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History of Dorneywood


Situated near Burnham Beeches, Dorneywood was once part of the Dorney Court Estate. It is now owned by the National Trust and leased to the Dorneywood Trust. It is available for the use of a senior member of the government (in recent times the Chancellor of the Exchequer) as a weekend retreat.

The village of Dorney, from which Dorneywood takes its name, lies by the Thames four miles to the south. There have long been settlements at Dorney (the name is Old English for ‘island of humble bees’).

Dorney Court

Dorney Court


Dorneywood was the upland farm belonging to Dorney Court, which lies on the edge of scenic Dorney village. The oldest parts of Dorney Court (left) are early Tudor dating back to about 1500.


Since 1624 the Grade 1 listed house Dorney Court has belonged to the Palmer family and it continues to be their private home. Dorney Court is open to the public during August, the May bank holidays and at other times for tours by arrangement.  Please see for details.


Dorney Court is often used for filming and has featured in Midsomer Murders, Morse, Endeavour, period dramas and a wide range of feature films.


There appears to have been a house on the Dorneywood site since the sixteenth century. The current house is later, probably Georgian, and was occupied by a succession of tenants – though the Palmers farmed the land for a period in the 1830s. Following the departure of the last of the tenants in the 1890s, Charles Palmer took back the management of Dorneywood, at some point converted and extended the Georgian farmhouse into a ‘gentleman’s residence’.

Dorneywood House

In the early 1900s Paget Toynbee, an expert on the works of Dante, occupied Dorneywood. In 1910 a fire destroyed part of the Dorneywood house.  The Palmers sold Dorneywood house and farm to Lord Courtauld-Thomson in 1919. After acquiring the estate Lord Courtauld-Thomson extended it by judicious purchase of adjacent parcels of land. Lord Courtauld-Thomson refurbished the house and added an east wing in the 1920s.

During the Second World War Dorneywood became a leisure retreat for officers in the Commonwealth armed services. In 1942 Lord Courtauld-Thomson decided that, on his death (which occurred in 1954) the house, with a small endowment, should pass to the nation for use by a senior member of the government. One of the first ‘residents’ was Sir Anthony Eden; and there have been a succession of famous names using the property since.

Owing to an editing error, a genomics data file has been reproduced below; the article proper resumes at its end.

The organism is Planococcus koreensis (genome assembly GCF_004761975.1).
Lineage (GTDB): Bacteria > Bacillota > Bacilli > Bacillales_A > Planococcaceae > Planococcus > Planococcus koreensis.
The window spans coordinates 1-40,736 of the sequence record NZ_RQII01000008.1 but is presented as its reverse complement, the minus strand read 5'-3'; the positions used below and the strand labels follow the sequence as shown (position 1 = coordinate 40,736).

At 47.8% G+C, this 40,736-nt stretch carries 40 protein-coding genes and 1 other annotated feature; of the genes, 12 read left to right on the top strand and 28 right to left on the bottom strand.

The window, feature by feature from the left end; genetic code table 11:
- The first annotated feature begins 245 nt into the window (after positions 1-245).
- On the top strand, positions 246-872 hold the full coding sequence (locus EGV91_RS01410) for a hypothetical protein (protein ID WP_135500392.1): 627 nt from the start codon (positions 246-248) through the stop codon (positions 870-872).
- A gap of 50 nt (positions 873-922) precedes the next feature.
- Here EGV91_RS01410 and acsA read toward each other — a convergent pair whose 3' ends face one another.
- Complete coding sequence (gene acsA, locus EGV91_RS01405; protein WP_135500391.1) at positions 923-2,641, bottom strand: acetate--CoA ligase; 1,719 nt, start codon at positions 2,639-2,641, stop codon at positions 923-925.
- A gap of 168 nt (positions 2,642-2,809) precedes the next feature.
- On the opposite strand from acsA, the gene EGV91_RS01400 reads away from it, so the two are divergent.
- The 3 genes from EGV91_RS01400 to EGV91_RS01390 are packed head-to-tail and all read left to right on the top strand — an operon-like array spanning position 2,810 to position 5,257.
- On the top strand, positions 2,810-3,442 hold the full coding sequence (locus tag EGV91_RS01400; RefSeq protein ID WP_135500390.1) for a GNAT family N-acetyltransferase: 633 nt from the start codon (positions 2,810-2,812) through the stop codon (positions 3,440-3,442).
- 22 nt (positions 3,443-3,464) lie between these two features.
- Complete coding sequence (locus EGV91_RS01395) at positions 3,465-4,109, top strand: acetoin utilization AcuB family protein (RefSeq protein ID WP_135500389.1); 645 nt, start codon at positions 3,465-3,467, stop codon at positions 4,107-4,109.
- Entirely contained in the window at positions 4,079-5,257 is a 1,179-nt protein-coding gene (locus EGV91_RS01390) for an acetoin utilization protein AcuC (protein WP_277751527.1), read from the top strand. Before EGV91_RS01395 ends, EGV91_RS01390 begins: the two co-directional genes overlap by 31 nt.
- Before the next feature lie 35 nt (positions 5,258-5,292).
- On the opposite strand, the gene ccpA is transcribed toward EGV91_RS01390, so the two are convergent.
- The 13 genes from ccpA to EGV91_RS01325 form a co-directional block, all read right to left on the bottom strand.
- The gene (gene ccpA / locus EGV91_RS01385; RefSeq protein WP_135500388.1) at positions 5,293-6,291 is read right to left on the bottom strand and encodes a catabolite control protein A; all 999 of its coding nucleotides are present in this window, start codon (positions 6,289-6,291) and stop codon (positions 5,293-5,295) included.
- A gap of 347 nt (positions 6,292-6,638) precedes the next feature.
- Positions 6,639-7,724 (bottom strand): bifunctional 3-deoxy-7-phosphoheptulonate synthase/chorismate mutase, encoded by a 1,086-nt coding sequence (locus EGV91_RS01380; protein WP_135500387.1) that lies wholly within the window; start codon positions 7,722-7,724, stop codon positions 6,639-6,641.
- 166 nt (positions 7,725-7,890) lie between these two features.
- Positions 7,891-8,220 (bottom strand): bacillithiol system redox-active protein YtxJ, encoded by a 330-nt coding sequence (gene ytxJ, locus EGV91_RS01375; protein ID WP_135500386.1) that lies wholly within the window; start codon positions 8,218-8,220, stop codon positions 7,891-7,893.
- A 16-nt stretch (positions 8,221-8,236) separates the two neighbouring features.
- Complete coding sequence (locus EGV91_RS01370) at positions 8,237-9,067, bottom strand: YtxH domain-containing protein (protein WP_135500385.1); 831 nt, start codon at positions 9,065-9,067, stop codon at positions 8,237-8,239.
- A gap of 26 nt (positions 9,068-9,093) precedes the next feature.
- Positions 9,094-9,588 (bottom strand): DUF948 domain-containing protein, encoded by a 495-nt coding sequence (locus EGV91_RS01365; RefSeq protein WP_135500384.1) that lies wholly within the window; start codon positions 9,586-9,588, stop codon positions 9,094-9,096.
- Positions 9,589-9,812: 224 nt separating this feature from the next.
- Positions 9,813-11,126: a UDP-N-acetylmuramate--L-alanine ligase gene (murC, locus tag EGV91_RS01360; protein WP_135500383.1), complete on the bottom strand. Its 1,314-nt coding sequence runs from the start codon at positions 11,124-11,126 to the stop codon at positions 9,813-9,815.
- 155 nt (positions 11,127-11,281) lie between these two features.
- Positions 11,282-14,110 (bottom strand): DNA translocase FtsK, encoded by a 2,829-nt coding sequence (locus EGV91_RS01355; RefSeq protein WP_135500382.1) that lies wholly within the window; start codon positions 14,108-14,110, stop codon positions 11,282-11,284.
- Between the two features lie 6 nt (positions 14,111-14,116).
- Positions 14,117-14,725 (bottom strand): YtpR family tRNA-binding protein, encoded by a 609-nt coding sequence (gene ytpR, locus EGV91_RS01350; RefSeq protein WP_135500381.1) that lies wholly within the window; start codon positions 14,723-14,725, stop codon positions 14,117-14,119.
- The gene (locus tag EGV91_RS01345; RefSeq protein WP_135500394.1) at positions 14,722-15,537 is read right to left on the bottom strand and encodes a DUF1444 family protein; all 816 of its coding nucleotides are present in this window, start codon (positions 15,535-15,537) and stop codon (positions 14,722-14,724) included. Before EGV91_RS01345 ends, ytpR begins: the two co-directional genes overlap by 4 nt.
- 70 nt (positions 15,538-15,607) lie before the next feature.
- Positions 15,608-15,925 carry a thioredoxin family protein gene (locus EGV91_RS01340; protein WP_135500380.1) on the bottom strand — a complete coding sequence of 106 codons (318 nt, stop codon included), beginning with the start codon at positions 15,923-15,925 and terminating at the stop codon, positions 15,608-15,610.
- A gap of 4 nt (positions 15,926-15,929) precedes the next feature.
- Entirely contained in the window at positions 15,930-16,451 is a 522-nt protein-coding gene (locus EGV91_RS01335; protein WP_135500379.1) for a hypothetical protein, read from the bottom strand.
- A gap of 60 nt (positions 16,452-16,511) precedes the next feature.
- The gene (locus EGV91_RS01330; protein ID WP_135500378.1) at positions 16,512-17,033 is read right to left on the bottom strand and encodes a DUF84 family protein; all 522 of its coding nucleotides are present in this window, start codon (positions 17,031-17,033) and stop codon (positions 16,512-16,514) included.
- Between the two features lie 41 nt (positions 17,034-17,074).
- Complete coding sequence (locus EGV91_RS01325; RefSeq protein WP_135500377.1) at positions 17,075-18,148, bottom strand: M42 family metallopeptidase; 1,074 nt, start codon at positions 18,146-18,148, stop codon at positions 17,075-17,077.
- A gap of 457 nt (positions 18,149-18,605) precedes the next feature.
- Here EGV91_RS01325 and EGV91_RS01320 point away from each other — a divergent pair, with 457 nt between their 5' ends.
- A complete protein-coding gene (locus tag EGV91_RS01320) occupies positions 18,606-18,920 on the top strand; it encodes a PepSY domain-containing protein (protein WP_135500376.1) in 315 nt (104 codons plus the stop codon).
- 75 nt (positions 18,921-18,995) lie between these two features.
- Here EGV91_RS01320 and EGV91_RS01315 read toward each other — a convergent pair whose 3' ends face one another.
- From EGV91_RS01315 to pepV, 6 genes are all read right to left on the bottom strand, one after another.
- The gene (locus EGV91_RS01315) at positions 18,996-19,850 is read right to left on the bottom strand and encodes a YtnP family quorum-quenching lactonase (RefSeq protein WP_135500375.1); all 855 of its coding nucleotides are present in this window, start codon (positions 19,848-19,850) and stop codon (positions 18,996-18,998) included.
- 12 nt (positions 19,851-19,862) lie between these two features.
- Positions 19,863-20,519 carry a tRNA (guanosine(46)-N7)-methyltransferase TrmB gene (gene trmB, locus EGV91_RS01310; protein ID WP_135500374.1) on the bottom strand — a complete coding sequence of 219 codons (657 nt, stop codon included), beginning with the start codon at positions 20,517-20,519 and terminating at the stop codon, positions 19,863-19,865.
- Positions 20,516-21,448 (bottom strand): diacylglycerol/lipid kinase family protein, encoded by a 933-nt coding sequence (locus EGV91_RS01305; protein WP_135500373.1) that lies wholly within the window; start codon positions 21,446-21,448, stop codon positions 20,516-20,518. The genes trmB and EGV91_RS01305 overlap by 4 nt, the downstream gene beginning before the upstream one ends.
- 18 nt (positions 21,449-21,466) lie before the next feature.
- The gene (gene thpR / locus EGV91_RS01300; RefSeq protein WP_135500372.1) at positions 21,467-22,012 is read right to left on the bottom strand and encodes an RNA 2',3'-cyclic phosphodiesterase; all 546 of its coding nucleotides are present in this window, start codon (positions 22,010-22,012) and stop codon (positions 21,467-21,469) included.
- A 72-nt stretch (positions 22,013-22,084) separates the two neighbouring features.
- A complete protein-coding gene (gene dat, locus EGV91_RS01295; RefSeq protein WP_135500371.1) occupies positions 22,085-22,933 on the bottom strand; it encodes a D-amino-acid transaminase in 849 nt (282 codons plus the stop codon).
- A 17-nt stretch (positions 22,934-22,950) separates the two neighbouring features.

Dorneywood was most famously in the news in 2006 when John Prescott was photographed playing croquet on its lawns. The press had been briefed that Mr Prescott was running the country whilst the Prime Minister was away in Washington.

Further information about the Palmer family and Dorneywood can be found in "Dorneywood" by J. N. P. Wilson.

The House

The first record of a house at Dorneywood farm dates back to the 16th century, but nothing is known of its size or style.

In the 1890’s, the Georgian farm house was converted into a manor house, but fire destroyed part of the house in 1910.

In 1920, the new owner, Lord Courtauld-Thomson added an east wing. The House now comprises 21 main rooms, including eight bedrooms and eight bathrooms.

The house is decorated and furnished in the style of the 1930’s and 1940’s, with a widely varied collection of furniture, paintings and books, largely as it was on Lord Courtauld-Thomson’s death. The Grade II listed barn contains a squash court and a billiards and table tennis room. There is a mixture of 16th and 20th Century accommodation and garaging on site used by members of staff employed by the Dorneywood Trust.